Comparison will steal your peace

Too often we look around to see what everyone else is doing and it makes us feel incomplete, incompetent, like we’re doing something wrong or not doing enough. We see the success of others in parenting, sleep training, their milk supply, pumping, whatever, and it makes us feel like we’ve failed. Comparison is the number one way to have your joy and peace stolen. Stop looking at Becky over there with her oversupply and thinking your normal supply is inadequate for your content and growing baby. Stop looking at Gina over there whose baby has slept through the night since two months and thinking there’s something wrong with your happy child. Stop comparing your tiny but mighty that looks like the rest of your flock to my giant giraffe babies that look like the rest of my herd. You’re not getting a grade. Breastfeeding is not a pass/fail activity. Trust your baby. Trust your body. You’ve got this.

Welcome to LA Lactation!

Hello, mama!
Welcome to LA Lactation. Congratulations on the newest arrival to your family!
LA Lactation’s blog is meant to provide you with quick and simple strategies to ensure successful (fun and hopefully enjoyable) breastfeeding.

People unwittingly tell new moms that breastfeeding should come naturally and easily, but honestly, breastfeeding can be tricky! Babies come into the world ready to learn, but feeding still takes practice!!!

The posts on this blog are packed with helpful information designed to walk you through the breastfeeding experience so that when baby comes, you will feel confidence in your own abilities and skills to feed your baby.
Breastfeeding beginnings:
Of course, putting your baby to your breast immediately after birth is the first step toward breastfeeding. But what next? What if your baby won’t latch? What if his hands are constantly in the way? What if your milk is slow to come in? There are many questions new mothers have and you can find all your answers in the content of this blog.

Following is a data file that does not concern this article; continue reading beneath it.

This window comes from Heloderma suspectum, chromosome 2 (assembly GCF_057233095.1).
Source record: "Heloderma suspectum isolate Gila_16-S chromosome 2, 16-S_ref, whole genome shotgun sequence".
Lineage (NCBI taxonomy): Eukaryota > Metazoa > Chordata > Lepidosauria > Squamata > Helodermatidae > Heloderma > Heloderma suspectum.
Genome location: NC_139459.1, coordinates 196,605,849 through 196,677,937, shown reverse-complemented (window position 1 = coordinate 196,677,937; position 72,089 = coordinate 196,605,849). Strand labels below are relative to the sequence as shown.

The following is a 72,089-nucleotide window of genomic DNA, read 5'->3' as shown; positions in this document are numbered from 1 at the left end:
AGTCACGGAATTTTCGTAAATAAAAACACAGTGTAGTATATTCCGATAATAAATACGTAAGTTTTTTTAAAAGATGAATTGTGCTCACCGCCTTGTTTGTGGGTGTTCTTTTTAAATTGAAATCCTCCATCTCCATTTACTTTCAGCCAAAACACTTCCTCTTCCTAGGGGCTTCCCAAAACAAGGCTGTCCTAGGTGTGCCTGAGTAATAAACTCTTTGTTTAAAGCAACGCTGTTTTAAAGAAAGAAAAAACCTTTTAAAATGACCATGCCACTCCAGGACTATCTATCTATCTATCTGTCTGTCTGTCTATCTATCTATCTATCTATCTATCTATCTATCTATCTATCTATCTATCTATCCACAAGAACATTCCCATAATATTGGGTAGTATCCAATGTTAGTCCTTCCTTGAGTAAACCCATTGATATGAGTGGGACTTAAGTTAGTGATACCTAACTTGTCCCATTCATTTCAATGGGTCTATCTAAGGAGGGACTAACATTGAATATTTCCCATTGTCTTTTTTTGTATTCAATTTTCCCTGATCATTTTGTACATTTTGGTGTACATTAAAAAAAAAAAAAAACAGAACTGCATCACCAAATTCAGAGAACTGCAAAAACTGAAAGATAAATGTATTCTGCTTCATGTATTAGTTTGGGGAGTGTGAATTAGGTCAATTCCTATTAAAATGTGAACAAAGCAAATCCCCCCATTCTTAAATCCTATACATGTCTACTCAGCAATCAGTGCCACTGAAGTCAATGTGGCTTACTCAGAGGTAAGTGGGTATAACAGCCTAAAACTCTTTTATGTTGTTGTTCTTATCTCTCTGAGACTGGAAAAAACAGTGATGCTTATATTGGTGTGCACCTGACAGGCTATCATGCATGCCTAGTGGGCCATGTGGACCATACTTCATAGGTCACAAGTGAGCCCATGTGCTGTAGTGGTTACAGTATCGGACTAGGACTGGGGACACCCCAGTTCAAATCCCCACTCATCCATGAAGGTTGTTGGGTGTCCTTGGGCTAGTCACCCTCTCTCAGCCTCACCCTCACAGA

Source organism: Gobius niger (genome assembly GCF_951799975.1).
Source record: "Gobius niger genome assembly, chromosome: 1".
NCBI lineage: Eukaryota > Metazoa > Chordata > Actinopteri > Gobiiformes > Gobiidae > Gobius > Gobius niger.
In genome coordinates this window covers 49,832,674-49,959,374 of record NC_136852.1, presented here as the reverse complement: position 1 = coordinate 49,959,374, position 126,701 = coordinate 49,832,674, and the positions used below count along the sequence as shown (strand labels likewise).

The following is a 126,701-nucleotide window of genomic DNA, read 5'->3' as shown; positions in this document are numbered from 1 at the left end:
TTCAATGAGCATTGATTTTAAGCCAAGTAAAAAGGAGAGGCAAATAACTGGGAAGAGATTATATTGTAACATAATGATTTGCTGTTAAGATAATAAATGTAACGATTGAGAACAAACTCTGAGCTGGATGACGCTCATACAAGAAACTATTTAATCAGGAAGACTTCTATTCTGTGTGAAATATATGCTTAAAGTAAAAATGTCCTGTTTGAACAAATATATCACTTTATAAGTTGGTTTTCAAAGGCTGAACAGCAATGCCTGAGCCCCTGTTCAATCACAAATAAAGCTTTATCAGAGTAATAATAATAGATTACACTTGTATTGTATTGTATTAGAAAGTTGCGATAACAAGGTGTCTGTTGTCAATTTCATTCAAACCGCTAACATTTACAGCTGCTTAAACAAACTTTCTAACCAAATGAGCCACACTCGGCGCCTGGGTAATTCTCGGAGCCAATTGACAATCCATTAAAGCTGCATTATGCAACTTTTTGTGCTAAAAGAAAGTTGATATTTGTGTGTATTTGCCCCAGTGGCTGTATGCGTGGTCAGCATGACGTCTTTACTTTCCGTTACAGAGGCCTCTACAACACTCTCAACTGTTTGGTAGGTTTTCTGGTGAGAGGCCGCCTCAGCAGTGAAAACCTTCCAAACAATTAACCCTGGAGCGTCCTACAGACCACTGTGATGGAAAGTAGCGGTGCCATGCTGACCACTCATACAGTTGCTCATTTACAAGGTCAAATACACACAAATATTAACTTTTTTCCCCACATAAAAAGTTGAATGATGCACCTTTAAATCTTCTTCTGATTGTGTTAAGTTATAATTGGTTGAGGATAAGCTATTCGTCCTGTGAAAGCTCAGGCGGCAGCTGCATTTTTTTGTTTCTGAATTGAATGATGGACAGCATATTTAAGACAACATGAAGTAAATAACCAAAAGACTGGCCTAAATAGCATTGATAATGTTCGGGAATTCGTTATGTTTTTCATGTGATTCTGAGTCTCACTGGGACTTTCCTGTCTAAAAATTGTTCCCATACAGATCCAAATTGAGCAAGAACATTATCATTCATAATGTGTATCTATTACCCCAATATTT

The first feeding:
Baby’s first feeding should happen within the first 60 minutes of birth. Skin to skin contact is essential for starting the bond between mother and baby and is a catalyst to the first feeding. It stimulates hormones in the mother’s body to begin the production of colostrum, the first milk often called “liquid gold”. Colostrum is packed with immune boosting antibodies, all the essential vitamins and minerals your baby needs, and perfectly balanced nutrition for growth and development. When infants are placed on their mothers chests at birth, their feeding instincts kick in. They will begin to army crawl to the breast and root around for mama’s nipple. You can facilitate this by laying your baby on your belly when he is born and watching the magic happen. After the first latch, you can position baby for feeding. While there are several breastfeeding positions for your infant, which will be in another blog post, you’ll want to keep skin-to-skin contact while feeding.

Proper latch:
It’s not immediately obvious, but a proper latch means baby has not only the nipple in her mouth, but a good bit of breast tissue from the areola as well. The areola is the colored area around the nipple. If the baby has a shallow latch just on the nipple, their tongue movement will cause chaffing which will lead to unnecessary cracking, bleeding, and pain. A deep, wide latch and will help prevent nipple soreness and discomfort, as well as allowing for a good flow of breastmilk.

  • If you need to break suction to reposition baby for a proper latch, be careful not to pull baby off your nipple, which will cause painful shearing over time. Instead, insert a finger between the gums to gently pop the suction, or use a finger to raise baby’s top lip toward her nose.
  • You should not feel pain in the nipple or breast when feeding. Women experience different sensations when nursing, like tugging or pulling. If there is any pain, your baby is most likely not latched correctly. Try breaking the seal and repositioning.
  • If you notice drying or cracking starting on the nipple, take immediate action. Nipple creams can help, but so can breast milk. Breast milk has been known to heal sore or cracked nipples faster than over the counter creams! Using a reusable/washable nursing pad made from natural bamboo fibers can help keep the nipple dry, which will also help with healing. If you use disposable nursing pads, make sure to change them frequently.